Characterization of the basic glutathione S-transferase B1 and B2 subunits from human liver.
ABSTRACT: The basic glutathione S-transferases in human liver are composed of at least two immunochemically distinct polypeptides, designated B1 and B2. These subunits exist as homodimers, but can hybridize to form the B1B2 heterodimer [Stockman, Beckett & Hayes (1985) Biochem. J. 227, 457-465]. Although these basic glutathione S-transferases possess similar catalytic properties, the B2 subunit exhibits significantly greater selenium-independent glutathione peroxidase activity than subunit B1. The use of the ligands haematin, tributyltin acetate and Bromosulphophthalein as inhibitors of 1-chloro-2,4-dinitrobenzene-GSH-conjugating activity clearly discriminate between the B1 and B2 subunits and should help facilitate their identification. Peptide mapping experiments showed that B1 and B2 are structurally distinct, but related, subunits; subunit B1 yielded 43 tryptic peptides, seven of which were unique, whereas subunit B2 yielded 40 tryptic peptides, four of which were unique.
Project description:The Alpha class glutathione S-transferases (GSTs) in human liver are composed of polypeptides of Mr 25,900. These enzymes are dimeric, and two immunochemically distinct subunits, B1 and B2, have been described that combine to form GSTs B1B1, B1B2 and B2B2 [Stockman, Beckett & Hayes (1985) Biochem. J. 227, 457-465]. Gradient affinity elution from GSH-Sepharose has been used to resolve the three Alpha class GSTs, and this method has been applied to demonstrate marked inter-individual differences in the hepatic content of GSTs B1B1, B1B2 and B2B2. The B1 and B2 subunits can be resolved by reverse-phase h.p.l.c., and their elution positions suggest that they are equivalent to the alpha chi and alpha y h.p.l.c. peaks described by Ketterer and his colleagues [Ostlund Farrants, Meyer, Coles, Southan, Aitken, Johnson & Ketterer (1987) Biochem. J. 245, 423-428]. The B1 and B2 subunits have now been cleaved with CNBr and the fragments subjected to automated amino acid sequence analysis. The sequence data show that B1 and B2 subunits do not arise from post-translational modification, as had been previously believed for the hepatic Alpha class GSTs, but are instead the products of separate genes; B1 and B2 subunits were found to contain different amino acid residues at positions 88, 110, 111, 112, 116, 124 and 127. The relationship between the B1 and B2 subunits and the cloned GTH1 and GTH2 cDNA sequences [Rhoads, Zarlengo & Tu (1987) Biochem. Biophys. Res. Commun. 145, 474-481] is discussed.
Project description:The purification of a hybrid glutathione S-transferase (B1 B2) from human liver is described. This enzyme has an isoelectric point of 8.75 and the B1 and B2 subunits are distinguishable immunologically and are ionically distinct. Hybridization experiments demonstrated that B1 B1 and B2 B2 could be resolved by CM-cellulose chromatography and have pI values of 8.9 and 8.4 respectively. Transferase B1 B2, and the two homodimers from which it is formed, are electrophoretically and immunochemically distinct from the neutral enzyme (transferase mu) and two acidic enzymes (transferases rho and lambda). Sodium dodecyl sulphate/polyacrylamide-gel electrophoresis demonstrated that B1 and B2 both have an Mr of 26 000, whereas, in contrast, transferase mu comprises subunits of Mr 27 000 and transferases rho and lambda both comprise subunits of Mr 24 500. Antisera raised against B1 or B2 monomers did not cross-react with the neutral or acidic glutathione S-transferases. The identity of transferase B1 B2 with glutathione S-transferase delta prepared by the method of Kamisaka, Habig, Ketley, Arias & Jakoby [(1975) Eur. J. Biochem. 60, 153-161] has been demonstrated, as well as its relationship to other previously described transferases.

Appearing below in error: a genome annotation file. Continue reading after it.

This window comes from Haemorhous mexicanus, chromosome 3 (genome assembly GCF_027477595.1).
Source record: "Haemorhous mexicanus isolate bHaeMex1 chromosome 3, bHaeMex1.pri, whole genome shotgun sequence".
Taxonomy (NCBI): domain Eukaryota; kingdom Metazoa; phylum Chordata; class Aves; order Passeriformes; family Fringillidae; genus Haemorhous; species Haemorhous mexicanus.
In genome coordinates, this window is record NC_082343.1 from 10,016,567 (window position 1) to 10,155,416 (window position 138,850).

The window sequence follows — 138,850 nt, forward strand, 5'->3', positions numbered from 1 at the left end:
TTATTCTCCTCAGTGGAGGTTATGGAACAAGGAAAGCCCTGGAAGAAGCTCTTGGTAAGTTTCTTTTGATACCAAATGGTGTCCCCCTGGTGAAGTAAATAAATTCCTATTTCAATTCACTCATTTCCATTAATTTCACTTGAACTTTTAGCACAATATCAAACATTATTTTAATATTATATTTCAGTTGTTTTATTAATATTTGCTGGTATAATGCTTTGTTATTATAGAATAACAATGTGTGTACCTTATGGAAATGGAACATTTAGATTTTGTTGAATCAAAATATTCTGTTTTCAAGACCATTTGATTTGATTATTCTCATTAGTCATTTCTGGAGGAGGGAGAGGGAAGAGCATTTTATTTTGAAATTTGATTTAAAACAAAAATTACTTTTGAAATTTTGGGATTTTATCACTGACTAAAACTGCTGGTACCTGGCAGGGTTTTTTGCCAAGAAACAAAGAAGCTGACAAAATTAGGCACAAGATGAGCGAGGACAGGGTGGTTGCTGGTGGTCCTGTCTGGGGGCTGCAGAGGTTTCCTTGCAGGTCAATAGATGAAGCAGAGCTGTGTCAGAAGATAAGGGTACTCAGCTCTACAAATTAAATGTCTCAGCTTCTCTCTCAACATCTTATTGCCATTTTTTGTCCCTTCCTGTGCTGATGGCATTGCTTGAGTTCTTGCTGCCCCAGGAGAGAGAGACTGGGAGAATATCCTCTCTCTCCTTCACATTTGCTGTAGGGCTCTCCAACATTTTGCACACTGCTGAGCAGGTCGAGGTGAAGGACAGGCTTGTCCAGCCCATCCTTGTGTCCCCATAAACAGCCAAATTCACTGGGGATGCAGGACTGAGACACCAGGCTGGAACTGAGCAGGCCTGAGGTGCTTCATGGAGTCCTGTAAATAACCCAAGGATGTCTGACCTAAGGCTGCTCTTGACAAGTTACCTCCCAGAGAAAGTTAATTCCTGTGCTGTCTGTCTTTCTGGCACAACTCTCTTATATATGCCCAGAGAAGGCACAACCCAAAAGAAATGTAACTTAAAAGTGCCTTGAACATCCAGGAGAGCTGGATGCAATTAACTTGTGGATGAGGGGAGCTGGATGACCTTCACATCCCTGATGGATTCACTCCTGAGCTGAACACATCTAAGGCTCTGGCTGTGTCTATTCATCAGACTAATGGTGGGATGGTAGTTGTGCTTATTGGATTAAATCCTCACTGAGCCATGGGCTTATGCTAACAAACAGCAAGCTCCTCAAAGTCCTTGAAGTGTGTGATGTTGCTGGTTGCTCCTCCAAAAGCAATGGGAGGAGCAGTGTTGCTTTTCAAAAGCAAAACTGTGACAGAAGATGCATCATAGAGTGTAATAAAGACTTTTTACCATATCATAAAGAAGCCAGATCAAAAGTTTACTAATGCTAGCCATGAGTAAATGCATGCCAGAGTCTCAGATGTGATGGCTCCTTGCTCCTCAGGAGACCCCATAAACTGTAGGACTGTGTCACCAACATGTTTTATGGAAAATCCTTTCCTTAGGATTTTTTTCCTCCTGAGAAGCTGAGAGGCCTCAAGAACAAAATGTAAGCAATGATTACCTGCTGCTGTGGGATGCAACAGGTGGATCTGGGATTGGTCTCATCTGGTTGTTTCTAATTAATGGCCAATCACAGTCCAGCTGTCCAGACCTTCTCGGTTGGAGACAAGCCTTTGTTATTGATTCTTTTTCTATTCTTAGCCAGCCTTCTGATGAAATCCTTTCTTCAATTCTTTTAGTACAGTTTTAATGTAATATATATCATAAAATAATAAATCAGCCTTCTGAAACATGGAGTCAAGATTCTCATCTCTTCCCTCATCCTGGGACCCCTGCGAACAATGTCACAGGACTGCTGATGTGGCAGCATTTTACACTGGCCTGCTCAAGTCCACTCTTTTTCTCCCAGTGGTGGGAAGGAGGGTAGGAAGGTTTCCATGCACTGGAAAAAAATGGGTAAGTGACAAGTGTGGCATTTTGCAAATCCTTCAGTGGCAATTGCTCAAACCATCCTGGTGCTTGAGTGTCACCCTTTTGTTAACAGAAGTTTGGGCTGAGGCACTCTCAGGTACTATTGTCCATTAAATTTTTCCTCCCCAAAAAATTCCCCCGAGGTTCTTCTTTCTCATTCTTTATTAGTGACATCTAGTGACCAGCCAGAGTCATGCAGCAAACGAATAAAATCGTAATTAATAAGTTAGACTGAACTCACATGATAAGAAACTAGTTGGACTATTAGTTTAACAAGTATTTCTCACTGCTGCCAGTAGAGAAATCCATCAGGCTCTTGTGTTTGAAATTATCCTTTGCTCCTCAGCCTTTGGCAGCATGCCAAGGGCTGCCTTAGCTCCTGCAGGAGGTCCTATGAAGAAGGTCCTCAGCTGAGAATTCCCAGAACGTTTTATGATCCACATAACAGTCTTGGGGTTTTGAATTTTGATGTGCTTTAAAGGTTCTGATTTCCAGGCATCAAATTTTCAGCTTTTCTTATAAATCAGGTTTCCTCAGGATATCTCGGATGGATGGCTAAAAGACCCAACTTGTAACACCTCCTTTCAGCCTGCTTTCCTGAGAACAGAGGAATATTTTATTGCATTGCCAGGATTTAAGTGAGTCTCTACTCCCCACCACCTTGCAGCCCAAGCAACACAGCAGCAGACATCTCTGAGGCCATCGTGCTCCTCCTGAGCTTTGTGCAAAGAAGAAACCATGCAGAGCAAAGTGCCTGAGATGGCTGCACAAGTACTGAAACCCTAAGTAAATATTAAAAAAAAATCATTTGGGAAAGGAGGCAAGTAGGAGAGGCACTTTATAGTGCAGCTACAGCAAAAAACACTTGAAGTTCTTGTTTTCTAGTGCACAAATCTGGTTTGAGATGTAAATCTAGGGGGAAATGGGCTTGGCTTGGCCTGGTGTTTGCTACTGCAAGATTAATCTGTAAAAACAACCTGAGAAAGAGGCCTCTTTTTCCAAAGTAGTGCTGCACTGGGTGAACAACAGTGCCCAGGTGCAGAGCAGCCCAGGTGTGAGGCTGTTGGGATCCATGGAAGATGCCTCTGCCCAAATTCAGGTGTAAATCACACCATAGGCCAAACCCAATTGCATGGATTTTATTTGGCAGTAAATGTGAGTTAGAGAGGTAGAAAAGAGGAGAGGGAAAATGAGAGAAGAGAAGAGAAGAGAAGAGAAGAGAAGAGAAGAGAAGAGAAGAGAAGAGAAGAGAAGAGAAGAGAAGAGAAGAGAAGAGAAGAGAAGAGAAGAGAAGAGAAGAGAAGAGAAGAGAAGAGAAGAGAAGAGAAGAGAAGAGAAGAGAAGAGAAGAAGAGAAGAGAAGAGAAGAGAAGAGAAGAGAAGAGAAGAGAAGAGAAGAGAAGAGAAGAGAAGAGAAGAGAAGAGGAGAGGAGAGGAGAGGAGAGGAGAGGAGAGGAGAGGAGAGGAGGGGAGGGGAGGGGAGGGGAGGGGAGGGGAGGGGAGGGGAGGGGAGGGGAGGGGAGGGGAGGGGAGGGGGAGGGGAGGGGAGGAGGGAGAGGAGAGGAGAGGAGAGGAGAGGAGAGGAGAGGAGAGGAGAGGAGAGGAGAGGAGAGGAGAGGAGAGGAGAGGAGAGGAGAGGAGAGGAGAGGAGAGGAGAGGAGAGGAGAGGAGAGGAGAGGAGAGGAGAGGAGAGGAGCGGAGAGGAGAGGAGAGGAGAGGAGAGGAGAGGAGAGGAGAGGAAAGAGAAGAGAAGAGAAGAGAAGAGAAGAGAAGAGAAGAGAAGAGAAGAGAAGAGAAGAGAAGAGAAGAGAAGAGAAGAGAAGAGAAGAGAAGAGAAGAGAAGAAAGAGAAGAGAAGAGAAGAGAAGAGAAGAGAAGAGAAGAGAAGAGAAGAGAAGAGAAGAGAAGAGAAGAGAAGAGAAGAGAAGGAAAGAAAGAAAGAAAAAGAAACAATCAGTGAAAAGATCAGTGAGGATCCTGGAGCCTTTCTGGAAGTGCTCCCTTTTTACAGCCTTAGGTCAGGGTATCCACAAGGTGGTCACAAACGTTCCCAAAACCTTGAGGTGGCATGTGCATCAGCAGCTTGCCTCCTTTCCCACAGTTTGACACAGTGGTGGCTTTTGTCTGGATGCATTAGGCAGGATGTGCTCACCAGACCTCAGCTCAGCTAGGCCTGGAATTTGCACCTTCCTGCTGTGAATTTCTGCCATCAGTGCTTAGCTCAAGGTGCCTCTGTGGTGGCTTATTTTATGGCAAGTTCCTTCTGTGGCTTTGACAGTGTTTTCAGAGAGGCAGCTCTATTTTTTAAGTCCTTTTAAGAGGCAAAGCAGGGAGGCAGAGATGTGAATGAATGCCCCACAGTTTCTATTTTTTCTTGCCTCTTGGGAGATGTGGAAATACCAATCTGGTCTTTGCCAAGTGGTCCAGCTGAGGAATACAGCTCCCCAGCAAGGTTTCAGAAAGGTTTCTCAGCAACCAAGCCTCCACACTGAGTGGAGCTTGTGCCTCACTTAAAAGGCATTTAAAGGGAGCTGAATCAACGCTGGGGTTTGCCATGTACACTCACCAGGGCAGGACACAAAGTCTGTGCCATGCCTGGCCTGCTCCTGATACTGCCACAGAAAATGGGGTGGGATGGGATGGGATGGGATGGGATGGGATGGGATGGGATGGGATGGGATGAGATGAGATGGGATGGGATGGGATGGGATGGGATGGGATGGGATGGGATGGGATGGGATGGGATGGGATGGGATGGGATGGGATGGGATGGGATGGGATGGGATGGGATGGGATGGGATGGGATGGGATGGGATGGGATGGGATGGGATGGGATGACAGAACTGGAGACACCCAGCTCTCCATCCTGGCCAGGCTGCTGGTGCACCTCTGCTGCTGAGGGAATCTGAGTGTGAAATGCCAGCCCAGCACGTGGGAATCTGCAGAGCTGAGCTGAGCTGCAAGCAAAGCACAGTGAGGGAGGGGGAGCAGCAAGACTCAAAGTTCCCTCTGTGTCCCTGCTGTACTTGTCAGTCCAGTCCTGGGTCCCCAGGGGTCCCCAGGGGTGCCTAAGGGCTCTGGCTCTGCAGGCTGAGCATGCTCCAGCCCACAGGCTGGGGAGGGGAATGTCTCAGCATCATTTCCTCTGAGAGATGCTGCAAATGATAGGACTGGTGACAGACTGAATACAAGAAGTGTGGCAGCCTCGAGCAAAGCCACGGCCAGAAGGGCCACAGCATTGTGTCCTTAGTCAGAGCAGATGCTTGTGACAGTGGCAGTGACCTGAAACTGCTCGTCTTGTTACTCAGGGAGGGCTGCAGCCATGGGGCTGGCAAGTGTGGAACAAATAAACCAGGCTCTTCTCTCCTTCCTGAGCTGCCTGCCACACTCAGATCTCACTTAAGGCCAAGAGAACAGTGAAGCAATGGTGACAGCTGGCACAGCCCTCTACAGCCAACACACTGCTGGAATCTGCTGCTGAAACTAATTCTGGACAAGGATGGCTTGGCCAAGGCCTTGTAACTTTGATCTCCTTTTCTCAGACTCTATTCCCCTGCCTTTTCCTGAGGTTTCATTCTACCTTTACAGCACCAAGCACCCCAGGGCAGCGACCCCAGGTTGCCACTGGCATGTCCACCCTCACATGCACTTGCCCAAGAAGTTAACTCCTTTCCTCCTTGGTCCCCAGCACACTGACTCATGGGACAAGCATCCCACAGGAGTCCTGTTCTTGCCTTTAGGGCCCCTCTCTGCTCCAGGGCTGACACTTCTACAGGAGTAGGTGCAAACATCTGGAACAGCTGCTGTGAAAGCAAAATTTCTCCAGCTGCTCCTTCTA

Project description:The biosynthesis of the basement-membrane glycoprotein laminin in the mouse teratocarcinoma cell line PFHR9 was studied by immunoelectron microscopy and pulse-chase experiments using monoclonal and polyclonal antibodies. By immunoelectron microscopy, most of the protein was found to be aggregated on the outer cell surface. Cytoplasmic stainings were rare and were located next to the intracellular side of the plasma membrane. Sequential immunoprecipitations of cell extracts with a monoclonal antibody (4C12) sensitive to the laminin native conformation and with a polyclonal antibody enables laminin, the B1 subunit and a 410 kDa molecule to be distinguished. Most of the laminin is of the A(B1B2) type, and the 410 kDa molecule appears to be a B1B2 heterodimer. The assembly of laminin from subunits is completed in less than 1 h, and B chains are incorporated via the formation of the B heterodimers. The B2 and A chains are not found as free forms, so their levels appear to be the rate-limiting factors for the assembly of the dimers and laminin respectively. The formation of an uncross-linked A(B1B2) complex as a short-lived intermediate in the biosynthetic process is possible. Together with immunoelectron microscopy, the present study suggests that the protein is rapidly exported after assembly to accumulate on the outer side of the cell membrane. The biosynthesis of laminin in the PFHR9 cell line appears to be similar to that in other matrix-producing cell lines.